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One Year of Featured Posts

Wednesday, Featured Post day.
The best of the best, or rather the longest of the longest.
I would say it’s the pièce de resistance.

But Tarantino would put it as:

A bunch of those Featured Posts have mainly been personal opinions on various subjects. For instance my first real one was about French TV, which I have said pretty much early on I hate.

When I disagree with someone/something though, I might go overboard and write a long post.
Case in point with Heroes.
I don’t particularly care anymore about the show, but I still strongly disagreed with an article from the THR Feed saying setting an end date for the show would save it.
I wrote one of my longest post ever replying to James Hibberd on why I thought Heroes should not set an end date.
I also used this post to talk a bit about what I thought of Lost and Battlestar Galactica and their end dates for those interested.

Moving on to another show, Dollhouse, which was very recently renewed for a surprising second season.
Incidentally, my most popular Featured Post is actually one I wrote back in February where I listed Four Reasons why Dollhouse might be Renewed. (I then wrote Four Reasons why Dollhouse will get Canceled, but don’t tell anyone)

Continuing on that, I gave a few ideas regarding television and how to save it.
One of my most talked-about post was one I wrote back in September.
Yes, I still think it’s relevant (now more than ever).
I was back then giving nine ideas to kind of “help” the main networks in a way, or nine.

Part One is here (Ideas 1 through 4) and Part Two is here (5 through 9), though it can be summed up as:

1. Shows all year long
2. VOD
3. Fewer ads
4. Shorter seasons
5. Cost efficiency
6. Webisodes
7. Re-develop ideas and pilots
8. Big names for big shows
9. Take chances

Like we saw again on Monday, we’ve had a lot of NBC talk this year, thanks in part to some stunning moves from Dumb and Dumber as I like to call them, with mainly Jay Leno being moved to 10PM.
TV drama, who doesn’t love it?
I wrote back in December two posts where I dabbled around two ideas:

Is NBC killing television?

Or rather: Are Dumb and Dumber slowly destroying original content?

The merge-move and Leno in primetime makes perfect sense business-wise.
After all, it cuts cost, and the show will most likely do better than what is currently on at 10PM.
But is it a good entertainment-move?
Me think not.

Is NBC saving Television?

Or rather: Are Dumb and Dumber indirectly boosting creative content?

As I pointed out yesterday, the 10PM slot is begging to be changed.
Well, not really “begging”.
CBS’ Les Moonves himself declared the other day that “Taking a third [broadcast] competitor out of the marketplace will make us even stronger”, though he said that for different reasons (“‘CSI: Miami’ on Monday at 10 o’clock will beat Jay by a lot. Remember that. By a lot.”).
The Leno-move should not be without consequences for the 10PM slot on the other nets.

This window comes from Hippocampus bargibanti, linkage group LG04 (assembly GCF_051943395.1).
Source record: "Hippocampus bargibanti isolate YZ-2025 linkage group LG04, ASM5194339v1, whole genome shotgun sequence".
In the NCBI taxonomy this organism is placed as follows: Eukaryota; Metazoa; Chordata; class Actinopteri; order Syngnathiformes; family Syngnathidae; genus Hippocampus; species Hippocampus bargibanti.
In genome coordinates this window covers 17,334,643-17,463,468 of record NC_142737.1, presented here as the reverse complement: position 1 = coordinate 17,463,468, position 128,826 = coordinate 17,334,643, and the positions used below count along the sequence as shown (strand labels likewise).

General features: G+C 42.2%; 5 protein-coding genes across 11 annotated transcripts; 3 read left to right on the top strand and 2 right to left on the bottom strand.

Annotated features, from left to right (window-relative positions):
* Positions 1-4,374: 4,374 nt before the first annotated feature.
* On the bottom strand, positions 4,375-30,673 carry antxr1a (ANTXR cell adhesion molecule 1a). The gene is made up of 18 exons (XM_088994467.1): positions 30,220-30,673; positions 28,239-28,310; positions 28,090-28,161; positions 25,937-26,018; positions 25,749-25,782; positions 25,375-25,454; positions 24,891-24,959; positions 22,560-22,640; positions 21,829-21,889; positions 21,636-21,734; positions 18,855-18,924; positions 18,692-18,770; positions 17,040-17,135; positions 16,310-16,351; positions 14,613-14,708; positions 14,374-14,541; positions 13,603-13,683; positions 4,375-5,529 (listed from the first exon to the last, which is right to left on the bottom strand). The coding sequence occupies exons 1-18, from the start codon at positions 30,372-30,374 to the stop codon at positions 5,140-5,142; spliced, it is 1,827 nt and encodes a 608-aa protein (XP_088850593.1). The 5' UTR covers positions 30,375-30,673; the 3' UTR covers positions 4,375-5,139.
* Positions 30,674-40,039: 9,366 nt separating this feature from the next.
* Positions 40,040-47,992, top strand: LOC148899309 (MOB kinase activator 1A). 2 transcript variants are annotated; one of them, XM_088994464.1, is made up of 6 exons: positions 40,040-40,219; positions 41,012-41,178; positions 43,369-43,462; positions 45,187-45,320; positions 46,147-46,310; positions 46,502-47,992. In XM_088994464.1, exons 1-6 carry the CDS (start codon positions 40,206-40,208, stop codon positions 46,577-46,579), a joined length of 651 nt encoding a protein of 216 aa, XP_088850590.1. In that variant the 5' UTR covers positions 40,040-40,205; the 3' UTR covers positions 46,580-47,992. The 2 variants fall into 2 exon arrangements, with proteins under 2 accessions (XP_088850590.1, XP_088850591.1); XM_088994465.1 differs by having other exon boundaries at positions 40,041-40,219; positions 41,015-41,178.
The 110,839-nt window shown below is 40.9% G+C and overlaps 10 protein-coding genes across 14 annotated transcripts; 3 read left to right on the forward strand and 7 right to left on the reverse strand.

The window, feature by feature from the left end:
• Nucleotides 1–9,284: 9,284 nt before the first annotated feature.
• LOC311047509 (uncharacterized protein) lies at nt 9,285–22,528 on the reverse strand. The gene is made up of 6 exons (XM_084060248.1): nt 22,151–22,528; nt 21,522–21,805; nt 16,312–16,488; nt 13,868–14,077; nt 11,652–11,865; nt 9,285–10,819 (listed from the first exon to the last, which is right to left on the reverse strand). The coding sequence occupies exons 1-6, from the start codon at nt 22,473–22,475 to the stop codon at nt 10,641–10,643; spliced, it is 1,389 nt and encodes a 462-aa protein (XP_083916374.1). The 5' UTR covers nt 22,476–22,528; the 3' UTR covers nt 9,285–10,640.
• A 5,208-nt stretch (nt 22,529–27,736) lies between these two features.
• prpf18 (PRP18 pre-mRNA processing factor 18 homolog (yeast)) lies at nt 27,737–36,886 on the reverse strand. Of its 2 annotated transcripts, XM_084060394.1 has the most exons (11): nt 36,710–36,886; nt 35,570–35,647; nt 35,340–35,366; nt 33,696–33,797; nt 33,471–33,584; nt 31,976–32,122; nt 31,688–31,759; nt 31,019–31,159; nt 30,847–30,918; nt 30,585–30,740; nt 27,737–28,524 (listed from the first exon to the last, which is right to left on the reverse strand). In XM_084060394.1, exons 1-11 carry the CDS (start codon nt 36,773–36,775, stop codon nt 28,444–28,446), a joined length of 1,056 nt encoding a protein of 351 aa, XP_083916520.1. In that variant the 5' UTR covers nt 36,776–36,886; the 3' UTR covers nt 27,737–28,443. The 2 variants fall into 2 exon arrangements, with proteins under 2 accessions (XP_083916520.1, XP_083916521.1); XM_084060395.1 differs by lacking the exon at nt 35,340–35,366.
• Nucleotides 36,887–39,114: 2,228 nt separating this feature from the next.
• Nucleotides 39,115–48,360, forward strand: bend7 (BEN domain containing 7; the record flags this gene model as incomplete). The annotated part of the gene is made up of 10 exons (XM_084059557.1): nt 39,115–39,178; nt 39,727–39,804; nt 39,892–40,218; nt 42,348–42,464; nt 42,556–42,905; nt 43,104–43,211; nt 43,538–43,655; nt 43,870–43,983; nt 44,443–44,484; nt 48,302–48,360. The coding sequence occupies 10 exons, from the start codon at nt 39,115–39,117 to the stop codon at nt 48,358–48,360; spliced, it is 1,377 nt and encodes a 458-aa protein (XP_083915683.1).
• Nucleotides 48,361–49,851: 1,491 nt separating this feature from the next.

I am not talking about drastic schedule changes here (even if I’m guessing it’ll unfortunately come to that — affiliates anyone?).
I am talking here more about quality changes.
We have in one corner C.S.I., and in the other Jay Leno.
Bring on the alternative!

Extremely interesting stuff.
And by that I just mean me babbling about the Industry and what-not.
There’s no answer at the end of the day to neither question.
I still think the NBC execs are bringing upon themselves the future of TV, whether they want it or not.

Movie-wise we’ve seen some nice posts I’d like to think.
There were a whopping total of 5 movie reviews in the last year.
In chronological order, they are
The Box (October 2008) – Released on October 30, 2009
Watchmen (March 2009) – Released on March 6, 2009
The Cabin in the Woods (March 2009) – Released on February 5, 2010
Star Trek (April 2009) – Released on May 8, 2009
Inglourious Basterds (June 2009) – Released on August 21, 2009

For those interest, I wrote down above the U.S. release dates for the aforementioned movies.
Interesting to note that two of the reviews are only based on the scripts of the movies (The Box and The Cabin in the Woods) and none of the two have yet come out in theatres.
This is especially surprising regarding The Box, given that the review dates back to last October, and the picture used is from February…2008.

Going back to Star Trek for a second, I posted before the movie officially came out an article on ways to prepare for the new movie.
Even though it’s highly likely you’ve already seen it, I would still advise re-watching some old Trek episodes that are not as obsolete as one might think.
Also, you should definitely try to get your hands on the Star Trek prequel comic before seeing it (again).

Very briefly, I’ll also just point out for the sake of it that there were also a bunch of Breakdowns about the ’08 Fall and ’09 MidSeason arrivals as well as an Upfront Guessing Game
They are kind of obsolete now that the Upfronts are done and ’09 Fall season is upon us though.

I think we’ve seen the most important posts, save for a few.
But we’ll talk about them in the next post.

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